The granary or warehouse called the Salt House or the Grain House, was erected next to the defensive walls in the years 1537-1539. The works began after the town council bought the land between the town gates, belonging to a certain Ludwig Flössel. This area was originally used to store salt brought to the Lubań, from which the building received its name (Lubań received a very profitable salt privilege as early as 1291, thanks to which the town council had the exclusive right to trade in salt). Initially, the building was to be used to store grain. Supplies were stored in it in the event of wars or plagues, but it also played a role as part of the town’s defense system.
In 1554, the building was damaged for the first time during the great fire of the town. In 1556, the granary was raised by one floor, and once again its walls were raised in 1698, while the vault that was to be built on the new floor collapsed during the works. Due to its safe location, it was one of the few buildings that survived the fires of the town in 1659 and 1760. In 1807, during the wars fought by Napoleon, a prison for soldiers was established within the walls of the warehouse, and in the first half of the 20th century it served as a fire station. Currently, it remains undeveloped.
The granary was situated on a hill in the western part of the town, in the area of the zwinger of fortifications, that is, between the higher and lower lines of the defensive walls, between the Bracka and Zgorzelecka gates. This location was caused by fire safety considerations, as high walls effectively separated the building from the mostly timber buildings of the town, and also protected it against flooding.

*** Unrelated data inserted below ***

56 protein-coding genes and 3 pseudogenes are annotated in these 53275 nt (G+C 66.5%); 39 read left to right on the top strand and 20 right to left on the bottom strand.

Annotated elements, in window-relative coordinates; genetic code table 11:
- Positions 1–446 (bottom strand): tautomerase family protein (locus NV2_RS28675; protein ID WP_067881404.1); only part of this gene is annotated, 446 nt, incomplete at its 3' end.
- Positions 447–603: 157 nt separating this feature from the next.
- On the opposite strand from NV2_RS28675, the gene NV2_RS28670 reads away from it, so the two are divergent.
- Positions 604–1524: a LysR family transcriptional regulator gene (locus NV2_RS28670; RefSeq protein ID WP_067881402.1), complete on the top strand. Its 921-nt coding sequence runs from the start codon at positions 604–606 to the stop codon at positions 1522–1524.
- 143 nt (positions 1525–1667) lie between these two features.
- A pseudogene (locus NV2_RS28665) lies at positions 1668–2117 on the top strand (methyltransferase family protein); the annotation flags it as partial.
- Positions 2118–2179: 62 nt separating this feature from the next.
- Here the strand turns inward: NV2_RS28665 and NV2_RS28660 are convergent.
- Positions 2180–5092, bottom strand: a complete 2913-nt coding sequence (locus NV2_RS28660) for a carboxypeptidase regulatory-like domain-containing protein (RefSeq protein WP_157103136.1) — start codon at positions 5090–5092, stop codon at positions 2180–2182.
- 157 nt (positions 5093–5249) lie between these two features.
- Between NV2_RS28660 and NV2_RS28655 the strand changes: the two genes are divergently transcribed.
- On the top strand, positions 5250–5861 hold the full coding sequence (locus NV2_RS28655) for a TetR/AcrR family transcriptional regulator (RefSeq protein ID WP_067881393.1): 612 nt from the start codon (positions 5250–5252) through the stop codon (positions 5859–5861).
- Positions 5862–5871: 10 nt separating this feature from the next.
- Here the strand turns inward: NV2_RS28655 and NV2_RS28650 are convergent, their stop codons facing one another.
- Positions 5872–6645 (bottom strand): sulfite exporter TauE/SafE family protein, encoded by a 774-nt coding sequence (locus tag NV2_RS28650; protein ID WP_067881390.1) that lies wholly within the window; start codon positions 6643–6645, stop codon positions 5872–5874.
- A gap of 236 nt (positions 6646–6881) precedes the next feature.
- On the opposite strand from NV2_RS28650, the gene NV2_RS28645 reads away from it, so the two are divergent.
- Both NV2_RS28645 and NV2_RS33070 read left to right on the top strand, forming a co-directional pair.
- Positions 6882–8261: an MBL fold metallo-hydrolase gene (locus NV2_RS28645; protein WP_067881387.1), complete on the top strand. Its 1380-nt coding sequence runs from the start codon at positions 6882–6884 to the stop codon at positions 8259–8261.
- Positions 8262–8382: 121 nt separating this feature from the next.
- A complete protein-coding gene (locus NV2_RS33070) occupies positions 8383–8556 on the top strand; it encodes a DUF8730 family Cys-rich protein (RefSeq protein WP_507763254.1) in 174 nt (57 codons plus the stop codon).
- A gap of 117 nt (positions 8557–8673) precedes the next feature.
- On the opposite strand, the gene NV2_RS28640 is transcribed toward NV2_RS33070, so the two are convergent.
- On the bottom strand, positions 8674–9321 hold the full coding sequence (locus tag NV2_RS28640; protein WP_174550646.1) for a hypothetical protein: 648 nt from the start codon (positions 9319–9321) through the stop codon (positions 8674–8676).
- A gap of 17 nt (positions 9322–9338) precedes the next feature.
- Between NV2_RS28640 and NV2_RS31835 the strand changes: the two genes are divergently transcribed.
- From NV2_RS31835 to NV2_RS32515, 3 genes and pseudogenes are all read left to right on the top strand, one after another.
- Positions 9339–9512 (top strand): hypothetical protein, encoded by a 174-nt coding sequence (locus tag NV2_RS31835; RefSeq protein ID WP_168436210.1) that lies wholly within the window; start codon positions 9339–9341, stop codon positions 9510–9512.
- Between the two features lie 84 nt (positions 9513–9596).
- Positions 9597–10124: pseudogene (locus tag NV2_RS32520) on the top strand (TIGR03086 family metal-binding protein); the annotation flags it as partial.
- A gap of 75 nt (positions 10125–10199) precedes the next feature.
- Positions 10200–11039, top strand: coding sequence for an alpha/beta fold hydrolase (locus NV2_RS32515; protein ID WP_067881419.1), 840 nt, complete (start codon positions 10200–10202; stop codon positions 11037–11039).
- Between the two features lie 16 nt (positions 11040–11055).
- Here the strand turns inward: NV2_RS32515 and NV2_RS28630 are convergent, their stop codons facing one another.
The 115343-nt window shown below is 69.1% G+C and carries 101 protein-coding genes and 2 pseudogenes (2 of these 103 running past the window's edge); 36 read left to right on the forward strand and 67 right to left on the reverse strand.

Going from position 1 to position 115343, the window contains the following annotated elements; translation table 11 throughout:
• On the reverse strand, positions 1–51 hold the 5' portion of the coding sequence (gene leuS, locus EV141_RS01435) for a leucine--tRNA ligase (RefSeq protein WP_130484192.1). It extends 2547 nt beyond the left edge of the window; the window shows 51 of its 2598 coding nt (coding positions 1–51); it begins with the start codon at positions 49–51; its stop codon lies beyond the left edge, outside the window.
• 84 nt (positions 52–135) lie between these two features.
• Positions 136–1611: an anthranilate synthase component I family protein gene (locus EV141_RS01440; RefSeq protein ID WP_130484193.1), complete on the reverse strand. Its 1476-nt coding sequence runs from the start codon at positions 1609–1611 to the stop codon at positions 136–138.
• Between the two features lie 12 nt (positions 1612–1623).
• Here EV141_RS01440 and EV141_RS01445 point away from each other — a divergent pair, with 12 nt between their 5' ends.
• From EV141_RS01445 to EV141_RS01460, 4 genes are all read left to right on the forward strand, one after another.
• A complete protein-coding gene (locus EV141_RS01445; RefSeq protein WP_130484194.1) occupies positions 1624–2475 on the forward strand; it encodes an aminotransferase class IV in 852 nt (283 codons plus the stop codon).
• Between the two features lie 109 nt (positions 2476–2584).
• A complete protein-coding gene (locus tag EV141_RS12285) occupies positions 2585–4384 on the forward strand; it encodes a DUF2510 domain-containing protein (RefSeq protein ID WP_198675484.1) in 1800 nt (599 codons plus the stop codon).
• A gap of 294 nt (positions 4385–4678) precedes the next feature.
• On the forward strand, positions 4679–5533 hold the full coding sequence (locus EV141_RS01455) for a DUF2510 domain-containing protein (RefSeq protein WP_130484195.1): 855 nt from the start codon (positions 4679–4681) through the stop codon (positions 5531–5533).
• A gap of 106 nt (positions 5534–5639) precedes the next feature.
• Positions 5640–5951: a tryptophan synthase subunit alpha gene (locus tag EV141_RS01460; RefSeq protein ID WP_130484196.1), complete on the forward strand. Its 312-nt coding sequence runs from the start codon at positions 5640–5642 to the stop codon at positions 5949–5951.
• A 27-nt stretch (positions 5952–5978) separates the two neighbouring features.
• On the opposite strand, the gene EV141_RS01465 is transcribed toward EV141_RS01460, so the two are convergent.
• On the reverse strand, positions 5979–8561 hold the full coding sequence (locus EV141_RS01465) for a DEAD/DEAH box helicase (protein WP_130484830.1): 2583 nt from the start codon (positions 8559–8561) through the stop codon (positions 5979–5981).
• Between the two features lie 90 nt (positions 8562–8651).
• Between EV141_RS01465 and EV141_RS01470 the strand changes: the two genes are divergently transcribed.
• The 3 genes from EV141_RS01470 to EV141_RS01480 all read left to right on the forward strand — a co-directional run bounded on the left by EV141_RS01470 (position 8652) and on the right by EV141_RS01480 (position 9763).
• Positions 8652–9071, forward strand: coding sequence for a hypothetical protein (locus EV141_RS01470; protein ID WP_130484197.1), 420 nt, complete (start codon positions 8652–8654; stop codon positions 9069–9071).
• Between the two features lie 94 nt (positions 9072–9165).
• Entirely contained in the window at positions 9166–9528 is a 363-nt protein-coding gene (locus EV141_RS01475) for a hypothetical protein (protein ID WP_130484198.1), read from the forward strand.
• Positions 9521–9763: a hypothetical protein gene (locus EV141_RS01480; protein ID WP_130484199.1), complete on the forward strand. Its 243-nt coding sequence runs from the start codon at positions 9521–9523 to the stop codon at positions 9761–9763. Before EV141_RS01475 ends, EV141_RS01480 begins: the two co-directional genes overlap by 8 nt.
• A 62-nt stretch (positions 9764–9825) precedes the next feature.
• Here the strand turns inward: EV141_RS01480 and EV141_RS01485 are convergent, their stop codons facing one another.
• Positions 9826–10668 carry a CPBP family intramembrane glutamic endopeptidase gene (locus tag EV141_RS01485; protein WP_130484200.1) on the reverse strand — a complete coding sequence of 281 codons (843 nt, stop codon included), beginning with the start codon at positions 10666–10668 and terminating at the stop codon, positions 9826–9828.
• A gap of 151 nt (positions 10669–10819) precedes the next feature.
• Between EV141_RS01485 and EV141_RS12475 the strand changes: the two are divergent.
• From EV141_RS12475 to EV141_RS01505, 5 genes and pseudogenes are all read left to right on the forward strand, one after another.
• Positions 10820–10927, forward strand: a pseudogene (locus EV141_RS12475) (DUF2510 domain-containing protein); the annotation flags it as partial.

The Salt House was erected on a rectangular plan measuring 33.8 x 18.4 meters from irregular basalt stone and erratic pebbles joined with lime mortar with an admixture of clay. The northern wall was co-created by the inner defensive wall. Ultimately, building reached a height of 22 meters, housing four floors and an attic, covered with a gable roof based on triangular gables. Numerous but small windows on the west, south and north sides could be used as loop holes if necessary. It were created at regular intervals, in the same axes. Only the eastern wall, adjacent to the defensive wall, was completely devoid of openings. Smooth, austere external façades, due to the utilitarian purpose of the building, were devoid of decorations.
Inside, all the warehouse ceilings received a wooden structure and rested on wooden poles. The individual levels were connected by stairs in the form of ladders leaning against the ceiling beams. There was a crane installed inside the warehouse in Lubań, which enabled loading and unloading of goods. Originally, there had to be a room for the writer and a weight room on the ground floor. The main entrance in the form of two identical, segmental portals was created on the north side of the building.
The Salt House, although located in the area of a town often troubled by fires and transformed in the early modern period, has been preserved in a relatively good condition, being one of the few preserved buildings of this type in Poland. It is distinguished by large dimensions and raw, unplastered outer facades. The interiors of the upper storeys are in a condition similar to the original one, i.e. they are covered with ceilings and separated by wooden posts. The ground floor has been transformed several times, so today it is divided into a northern part for storage and smaller rooms in the southern part. No elements of the equipment have survived, apart from a simple timber device, which may have been used to transport grain in the attic. Unfortunately, Salt House currently remains abandoned and the area around it is largely used as a parking lot.
Biała karta ewidencyjna zabytków architektury i budownictwa, Dom Solny, E.Sawińska, nr 4255, Lubań 2000.
Tekiela Ł., Mury obronne. Dom Solny, Lubań 2014.